In the old Western scenes, we see the police chasing the Edwardses. Meanwhile, in court, it is pointed out that the .38 caliber commando gun used to kill the elderly couple requires effort to pull the trigger and thus cannot be used in haste. The court believes that the same person shot both the Wycherleys.
Christopher is asked about Gary Cooper and he explains that it is Susan who is his fan. Later, he is made to talk about his expertise with guns and his relationship with Susan. Next, Susan is asked to speak about the murder. Then, the prosecutor notices a discrepancy in Susan’s story; she starts crying. She explains how horrible her relationship with her parents was and that her mother used to say that she was impossible to love.
“I’m not fragile. I’m broken. So, you can’t hurt me,” she weeps. Then, we see Susan talking to Douglas in her holding cell. Susan then reveals the truth about Gérard Depardieu’s letters. Douglas realizes how lucky he is when he sees Susan’s misfortune; he tells her that her parents should have treated her better. Susan and Douglas bond with each other and shake hands.
Landscapers Ending: Who Shot the Wycherleys — Susan or Christopher?
The court then comes to the decision that the Edwardses acted together and thus will get the same sentence for the murder of the Wycherleys. Later, we see DC Emma talking to DC Paul about her own father; she reveals that she threatened to chop off her father’s head with an ax when she was 12 because he used to abuse her mother. She explains that he left after that. After Paul expresses pity towards her, the two police officers start flirting and walk away. Then, after we see scenes from Susan’s fantasies, the title card states: “In 2014 Susan & Christopher Edwards were convicted of murder and sentenced to a minimum of 25 years in prison. To this day they maintain their innocence.”
During the trial, the Edwardses’ carefully constructed story about the Wycherleys’ murders comes apart. We see how the doctor concludes that the Edwardses must have buried the Wycherleys within three days of the murder, as the couple claims that the bodies had been stiff and the stiffness caused by rigor mortis persists for around three days.
Immediately afterward, during her turn, Susan says that she bought 20 cans of air freshener to get rid of the smell of decay, smoke, and nicotine from her parents’ house. The prosecutor notes that she has never mentioned this detail before; it becomes obvious that Susan added the information after she heard the doctor’s conclusions.
Susan is also asked to explain how she got rid of the murder weapon and its traces. She thus talks about how she picked up the bullet casings and wrapped them up in cloth along with the gun; she threw everything into an empty bin somewhere in town. The prosecutor then notes that the .38 revolver used to kill the Wycherleys does not discharge casings; it is made apparent that Susan forgot to check the details of the gun with her husband. Susan’s immediate panic simply confirms the prosecutor’s judgment.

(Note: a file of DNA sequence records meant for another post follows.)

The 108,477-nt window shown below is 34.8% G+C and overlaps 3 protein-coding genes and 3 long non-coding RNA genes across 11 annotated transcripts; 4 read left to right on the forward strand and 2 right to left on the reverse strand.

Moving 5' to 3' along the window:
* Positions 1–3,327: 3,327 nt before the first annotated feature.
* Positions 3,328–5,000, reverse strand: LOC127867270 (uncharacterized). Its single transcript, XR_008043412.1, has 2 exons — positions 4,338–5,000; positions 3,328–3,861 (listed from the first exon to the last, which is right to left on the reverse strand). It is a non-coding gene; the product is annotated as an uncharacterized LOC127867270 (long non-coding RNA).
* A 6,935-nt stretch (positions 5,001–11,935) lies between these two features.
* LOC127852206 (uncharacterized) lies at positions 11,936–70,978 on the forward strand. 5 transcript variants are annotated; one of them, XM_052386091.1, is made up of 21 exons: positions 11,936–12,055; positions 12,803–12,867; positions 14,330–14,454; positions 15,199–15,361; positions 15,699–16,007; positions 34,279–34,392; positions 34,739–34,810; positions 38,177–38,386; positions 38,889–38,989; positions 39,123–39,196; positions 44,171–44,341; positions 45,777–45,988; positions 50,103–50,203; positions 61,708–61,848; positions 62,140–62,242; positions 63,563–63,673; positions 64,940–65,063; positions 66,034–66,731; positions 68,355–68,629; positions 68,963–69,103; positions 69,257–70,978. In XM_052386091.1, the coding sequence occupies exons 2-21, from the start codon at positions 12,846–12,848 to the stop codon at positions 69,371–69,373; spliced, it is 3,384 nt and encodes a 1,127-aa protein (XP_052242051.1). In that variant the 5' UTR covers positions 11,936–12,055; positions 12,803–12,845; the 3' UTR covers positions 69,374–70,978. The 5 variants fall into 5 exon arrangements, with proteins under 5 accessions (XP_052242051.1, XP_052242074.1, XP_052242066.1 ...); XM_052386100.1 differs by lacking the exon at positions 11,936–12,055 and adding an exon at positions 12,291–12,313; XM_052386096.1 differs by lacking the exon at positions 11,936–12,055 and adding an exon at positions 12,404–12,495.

We also see how the court decides who actually shot the Wycherleys. We see that Christopher is questioned about his experience with guns. He denies that he shot the Wycherleys and claims that although he did own a .38 gun, he sold it in September 1995. The prosecutor notes that Christopher himself stated on record that his wife is terrified of guns (making her unlikely to be the actual shooter).
Christopher then talks about his interest in military history and guns. He says he used to go for shooting practice but stopped shortly after he got married. When asked about the reason, Christopher explains that the shooting range was far from home; he had to change two trains in order to get to the place. After Susan started living with him, she didn’t like him being away from home (and from her) for too long. Thus, it’s obvious that he gave up his hobby for his wife.
When the prosecutor asks him if the decision to stop the shooting was made by him or Susan, Christopher says that it was mutual. When the judge asks him whose decision it was to bury the Wycherleys, Christopher pauses for a moment before saying that it was a mutual decision. It becomes clear that Christopher is trying to protect Susan at all costs, even as his resolve is crumbling.
The final straw is when the prosecutor notes that Christopher chose to call Tabitha knowing that Susan would not be okay with it and observes that he must have been suffering in France. Indirectly, the prosecutor implies that Christopher called his stepmother because he knew that she would reach out to the police and put an end to his quasi-fugitive life with Susan abroad which was making him miserable.